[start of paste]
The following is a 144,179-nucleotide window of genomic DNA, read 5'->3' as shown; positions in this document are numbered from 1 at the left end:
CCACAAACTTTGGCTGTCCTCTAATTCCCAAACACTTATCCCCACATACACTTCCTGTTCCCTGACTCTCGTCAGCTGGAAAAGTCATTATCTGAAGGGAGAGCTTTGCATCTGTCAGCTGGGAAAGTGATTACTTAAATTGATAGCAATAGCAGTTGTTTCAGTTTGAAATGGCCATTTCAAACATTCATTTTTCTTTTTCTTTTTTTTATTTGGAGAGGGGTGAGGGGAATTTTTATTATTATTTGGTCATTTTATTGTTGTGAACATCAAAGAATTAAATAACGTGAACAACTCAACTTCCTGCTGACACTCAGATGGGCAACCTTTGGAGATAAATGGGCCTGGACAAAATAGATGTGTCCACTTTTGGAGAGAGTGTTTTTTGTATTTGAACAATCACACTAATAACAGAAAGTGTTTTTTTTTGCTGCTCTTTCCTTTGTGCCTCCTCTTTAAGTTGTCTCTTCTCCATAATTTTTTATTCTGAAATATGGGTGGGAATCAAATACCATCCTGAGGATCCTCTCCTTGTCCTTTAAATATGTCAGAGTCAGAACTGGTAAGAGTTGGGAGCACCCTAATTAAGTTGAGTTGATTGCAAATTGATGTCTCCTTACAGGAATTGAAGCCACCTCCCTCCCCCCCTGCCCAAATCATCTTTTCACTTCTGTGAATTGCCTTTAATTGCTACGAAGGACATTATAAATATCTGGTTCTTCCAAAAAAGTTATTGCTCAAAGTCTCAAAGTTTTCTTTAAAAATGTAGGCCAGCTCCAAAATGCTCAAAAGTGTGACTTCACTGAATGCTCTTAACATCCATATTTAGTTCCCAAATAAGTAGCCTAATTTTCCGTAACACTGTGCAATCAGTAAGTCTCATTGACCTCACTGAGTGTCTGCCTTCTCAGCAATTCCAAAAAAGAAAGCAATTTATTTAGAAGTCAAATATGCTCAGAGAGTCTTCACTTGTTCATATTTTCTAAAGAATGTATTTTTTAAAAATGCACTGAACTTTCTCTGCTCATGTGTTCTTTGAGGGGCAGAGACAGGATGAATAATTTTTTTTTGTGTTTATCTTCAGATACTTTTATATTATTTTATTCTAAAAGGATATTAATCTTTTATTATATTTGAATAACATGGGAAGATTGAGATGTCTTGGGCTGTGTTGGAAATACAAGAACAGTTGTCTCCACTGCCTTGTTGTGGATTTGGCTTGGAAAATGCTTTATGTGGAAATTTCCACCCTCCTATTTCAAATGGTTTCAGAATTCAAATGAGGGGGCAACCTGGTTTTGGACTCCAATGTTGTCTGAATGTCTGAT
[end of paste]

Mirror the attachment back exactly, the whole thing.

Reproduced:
The following is a 144,179-nucleotide window of genomic DNA, read 5'->3' as shown; positions in this document are numbered from 1 at the left end:
CCACAAACTTTGGCTGTCCTCTAATTCCCAAACACTTATCCCCACATACACTTCCTGTTCCCTGACTCTCGTCAGCTGGAAAAGTCATTATCTGAAGGGAGAGCTTTGCATCTGTCAGCTGGGAAAGTGATTACTTAAATTGATAGCAATAGCAGTTGTTTCAGTTTGAAATGGCCATTTCAAACATTCATTTTTCTTTTTCTTTTTTTTATTTGGAGAGGGGTGAGGGGAATTTTTATTATTATTTGGTCATTTTATTGTTGTGAACATCAAAGAATTAAATAACGTGAACAACTCAACTTCCTGCTGACACTCAGATGGGCAACCTTTGGAGATAAATGGGCCTGGACAAAATAGATGTGTCCACTTTTGGAGAGAGTGTTTTTTGTATTTGAACAATCACACTAATAACAGAAAGTGTTTTTTTTTGCTGCTCTTTCCTTTGTGCCTCCTCTTTAAGTTGTCTCTTCTCCATAATTTTTTATTCTGAAATATGGGTGGGAATCAAATACCATCCTGAGGATCCTCTCCTTGTCCTTTAAATATGTCAGAGTCAGAACTGGTAAGAGTTGGGAGCACCCTAATTAAGTTGAGTTGATTGCAAATTGATGTCTCCTTACAGGAATTGAAGCCACCTCCCTCCCCCCCTGCCCAAATCATCTTTTCACTTCTGTGAATTGCCTTTAATTGCTACGAAGGACATTATAAATATCTGGTTCTTCCAAAAAAGTTATTGCTCAAAGTCTCAAAGTTTTCTTTAAAAATGTAGGCCAGCTCCAAAATGCTCAAAAGTGTGACTTCACTGAATGCTCTTAACATCCATATTTAGTTCCCAAATAAGTAGCCTAATTTTCCGTAACACTGTGCAATCAGTAAGTCTCATTGACCTCACTGAGTGTCTGCCTTCTCAGCAATTCCAAAAAAGAAAGCAATTTATTTAGAAGTCAAATATGCTCAGAGAGTCTTCACTTGTTCATATTTTCTAAAGAATGTATTTTTTAAAAATGCACTGAACTTTCTCTGCTCATGTGTTCTTTGAGGGGCAGAGACAGGATGAATAATTTTTTTTTGTGTTTATCTTCAGATACTTTTATATTATTTTATTCTAAAAGGATATTAATCTTTTATTATATTTGAATAACATGGGAAGATTGAGATGTCTTGGGCTGTGTTGGAAATACAAGAACAGTTGTCTCCACTGCCTTGTTGTGGATTTGGCTTGGAAAATGCTTTATGTGGAAATTTCCACCCTCCTATTTCAAATGGTTTCAGAATTCAAATGAGGGGGCAACCTGGTTTTGGACTCCAATGTTGTCTGAATGTCTGAT